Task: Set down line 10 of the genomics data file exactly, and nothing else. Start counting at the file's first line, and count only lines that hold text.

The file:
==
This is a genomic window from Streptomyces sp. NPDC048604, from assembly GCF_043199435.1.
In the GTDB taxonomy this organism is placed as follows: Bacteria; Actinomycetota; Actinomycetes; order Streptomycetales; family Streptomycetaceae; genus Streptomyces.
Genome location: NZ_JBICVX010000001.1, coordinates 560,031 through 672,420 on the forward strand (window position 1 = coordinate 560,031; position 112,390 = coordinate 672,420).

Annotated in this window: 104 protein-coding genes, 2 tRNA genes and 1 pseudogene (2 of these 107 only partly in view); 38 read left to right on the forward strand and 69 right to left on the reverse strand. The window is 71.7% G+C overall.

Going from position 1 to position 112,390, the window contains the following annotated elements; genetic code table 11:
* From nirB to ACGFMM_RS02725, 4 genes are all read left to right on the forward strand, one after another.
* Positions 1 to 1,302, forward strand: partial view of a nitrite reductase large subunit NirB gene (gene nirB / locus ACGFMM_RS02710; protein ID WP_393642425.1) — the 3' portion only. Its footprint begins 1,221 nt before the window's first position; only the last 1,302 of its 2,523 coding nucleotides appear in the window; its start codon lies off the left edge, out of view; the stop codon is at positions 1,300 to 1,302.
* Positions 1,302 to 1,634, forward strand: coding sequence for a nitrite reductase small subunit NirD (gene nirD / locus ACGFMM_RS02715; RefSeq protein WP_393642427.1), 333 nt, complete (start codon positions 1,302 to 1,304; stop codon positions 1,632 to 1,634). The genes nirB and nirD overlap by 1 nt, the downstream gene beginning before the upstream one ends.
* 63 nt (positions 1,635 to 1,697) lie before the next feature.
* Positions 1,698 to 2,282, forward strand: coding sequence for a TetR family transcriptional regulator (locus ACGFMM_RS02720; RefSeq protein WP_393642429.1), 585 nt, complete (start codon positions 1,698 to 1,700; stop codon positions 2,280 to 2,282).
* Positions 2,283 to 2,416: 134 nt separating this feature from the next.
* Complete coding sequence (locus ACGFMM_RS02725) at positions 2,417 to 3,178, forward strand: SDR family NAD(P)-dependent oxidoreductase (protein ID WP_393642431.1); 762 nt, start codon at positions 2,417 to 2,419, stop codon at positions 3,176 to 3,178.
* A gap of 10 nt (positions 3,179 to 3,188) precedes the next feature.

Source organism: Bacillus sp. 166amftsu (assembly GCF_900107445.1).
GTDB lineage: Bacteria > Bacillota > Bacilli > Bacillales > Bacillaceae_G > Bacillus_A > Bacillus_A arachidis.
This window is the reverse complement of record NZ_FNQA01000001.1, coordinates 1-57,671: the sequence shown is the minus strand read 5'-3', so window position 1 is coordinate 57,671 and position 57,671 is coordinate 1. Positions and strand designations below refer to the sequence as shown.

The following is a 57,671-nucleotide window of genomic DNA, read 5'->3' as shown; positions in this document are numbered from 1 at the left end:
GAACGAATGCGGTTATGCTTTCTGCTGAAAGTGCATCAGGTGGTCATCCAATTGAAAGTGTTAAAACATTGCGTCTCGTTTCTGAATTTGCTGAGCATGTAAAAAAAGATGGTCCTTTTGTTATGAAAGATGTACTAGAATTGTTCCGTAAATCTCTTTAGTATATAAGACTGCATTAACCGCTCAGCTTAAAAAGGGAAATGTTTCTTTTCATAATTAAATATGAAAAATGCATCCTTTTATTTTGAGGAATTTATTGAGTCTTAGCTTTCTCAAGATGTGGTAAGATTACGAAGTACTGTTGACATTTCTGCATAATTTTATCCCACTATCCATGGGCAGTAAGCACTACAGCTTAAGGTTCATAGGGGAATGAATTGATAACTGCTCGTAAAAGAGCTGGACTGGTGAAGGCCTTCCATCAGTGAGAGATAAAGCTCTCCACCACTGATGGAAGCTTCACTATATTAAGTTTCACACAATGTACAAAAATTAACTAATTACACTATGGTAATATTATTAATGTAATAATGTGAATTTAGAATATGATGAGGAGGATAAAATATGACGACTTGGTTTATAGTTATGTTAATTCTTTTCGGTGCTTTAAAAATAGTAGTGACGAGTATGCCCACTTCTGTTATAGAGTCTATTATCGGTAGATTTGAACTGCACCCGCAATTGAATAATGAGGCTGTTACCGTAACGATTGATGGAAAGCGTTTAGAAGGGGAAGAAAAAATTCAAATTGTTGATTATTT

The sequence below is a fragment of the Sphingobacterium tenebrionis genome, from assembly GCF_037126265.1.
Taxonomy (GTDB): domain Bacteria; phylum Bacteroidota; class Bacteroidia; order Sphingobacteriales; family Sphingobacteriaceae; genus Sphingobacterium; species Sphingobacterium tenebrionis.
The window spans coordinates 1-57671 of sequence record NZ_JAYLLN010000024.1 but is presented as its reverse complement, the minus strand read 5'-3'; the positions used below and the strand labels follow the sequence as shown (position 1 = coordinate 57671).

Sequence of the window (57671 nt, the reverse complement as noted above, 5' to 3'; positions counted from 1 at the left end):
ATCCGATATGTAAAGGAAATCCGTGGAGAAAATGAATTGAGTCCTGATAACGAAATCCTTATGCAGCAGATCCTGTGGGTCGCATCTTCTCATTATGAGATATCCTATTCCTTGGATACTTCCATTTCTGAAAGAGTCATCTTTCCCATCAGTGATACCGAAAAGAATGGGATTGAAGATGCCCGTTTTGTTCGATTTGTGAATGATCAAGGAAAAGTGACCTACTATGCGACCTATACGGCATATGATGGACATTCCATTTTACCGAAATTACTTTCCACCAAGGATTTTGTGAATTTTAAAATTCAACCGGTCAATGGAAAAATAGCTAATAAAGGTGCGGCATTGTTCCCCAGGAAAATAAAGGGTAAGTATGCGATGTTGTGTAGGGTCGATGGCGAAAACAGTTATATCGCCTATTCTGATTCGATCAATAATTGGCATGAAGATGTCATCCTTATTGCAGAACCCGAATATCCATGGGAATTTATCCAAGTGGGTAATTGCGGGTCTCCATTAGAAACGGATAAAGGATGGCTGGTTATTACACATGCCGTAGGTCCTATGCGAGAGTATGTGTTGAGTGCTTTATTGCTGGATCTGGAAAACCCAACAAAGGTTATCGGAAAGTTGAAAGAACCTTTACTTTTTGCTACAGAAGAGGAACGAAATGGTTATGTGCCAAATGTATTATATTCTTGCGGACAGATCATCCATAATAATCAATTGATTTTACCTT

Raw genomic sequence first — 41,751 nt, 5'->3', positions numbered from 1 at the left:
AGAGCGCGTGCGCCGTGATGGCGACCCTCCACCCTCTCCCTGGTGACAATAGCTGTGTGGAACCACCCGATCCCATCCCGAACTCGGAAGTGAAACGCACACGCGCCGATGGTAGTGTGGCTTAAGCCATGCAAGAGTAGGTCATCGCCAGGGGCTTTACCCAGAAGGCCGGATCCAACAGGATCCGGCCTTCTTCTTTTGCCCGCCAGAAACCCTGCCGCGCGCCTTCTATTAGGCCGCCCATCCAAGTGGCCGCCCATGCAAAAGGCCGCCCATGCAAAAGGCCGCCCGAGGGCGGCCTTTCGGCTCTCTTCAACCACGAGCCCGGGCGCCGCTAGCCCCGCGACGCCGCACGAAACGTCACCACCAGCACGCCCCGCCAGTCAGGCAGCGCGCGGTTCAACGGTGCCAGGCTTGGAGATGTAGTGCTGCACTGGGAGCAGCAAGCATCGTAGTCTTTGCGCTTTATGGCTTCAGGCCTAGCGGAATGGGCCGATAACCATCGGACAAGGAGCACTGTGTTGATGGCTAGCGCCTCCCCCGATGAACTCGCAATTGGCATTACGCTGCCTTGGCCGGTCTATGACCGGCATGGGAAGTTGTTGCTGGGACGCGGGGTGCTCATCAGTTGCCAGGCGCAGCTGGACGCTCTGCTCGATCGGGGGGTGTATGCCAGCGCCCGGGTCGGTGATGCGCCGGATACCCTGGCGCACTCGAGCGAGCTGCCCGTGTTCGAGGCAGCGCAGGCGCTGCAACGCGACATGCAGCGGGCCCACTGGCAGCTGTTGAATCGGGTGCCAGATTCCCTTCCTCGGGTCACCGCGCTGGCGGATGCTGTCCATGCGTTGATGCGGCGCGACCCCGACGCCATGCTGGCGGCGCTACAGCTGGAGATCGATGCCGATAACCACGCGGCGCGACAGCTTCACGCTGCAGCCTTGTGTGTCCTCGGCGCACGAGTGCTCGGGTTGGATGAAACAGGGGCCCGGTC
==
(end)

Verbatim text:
* Positions 1,698 to 2,282, forward strand: coding sequence for a TetR family transcriptional regulator (locus ACGFMM_RS02720; RefSeq protein WP_393642429.1), 585 nt, complete (start codon positions 1,698 to 1,700; stop codon positions 2,280 to 2,282).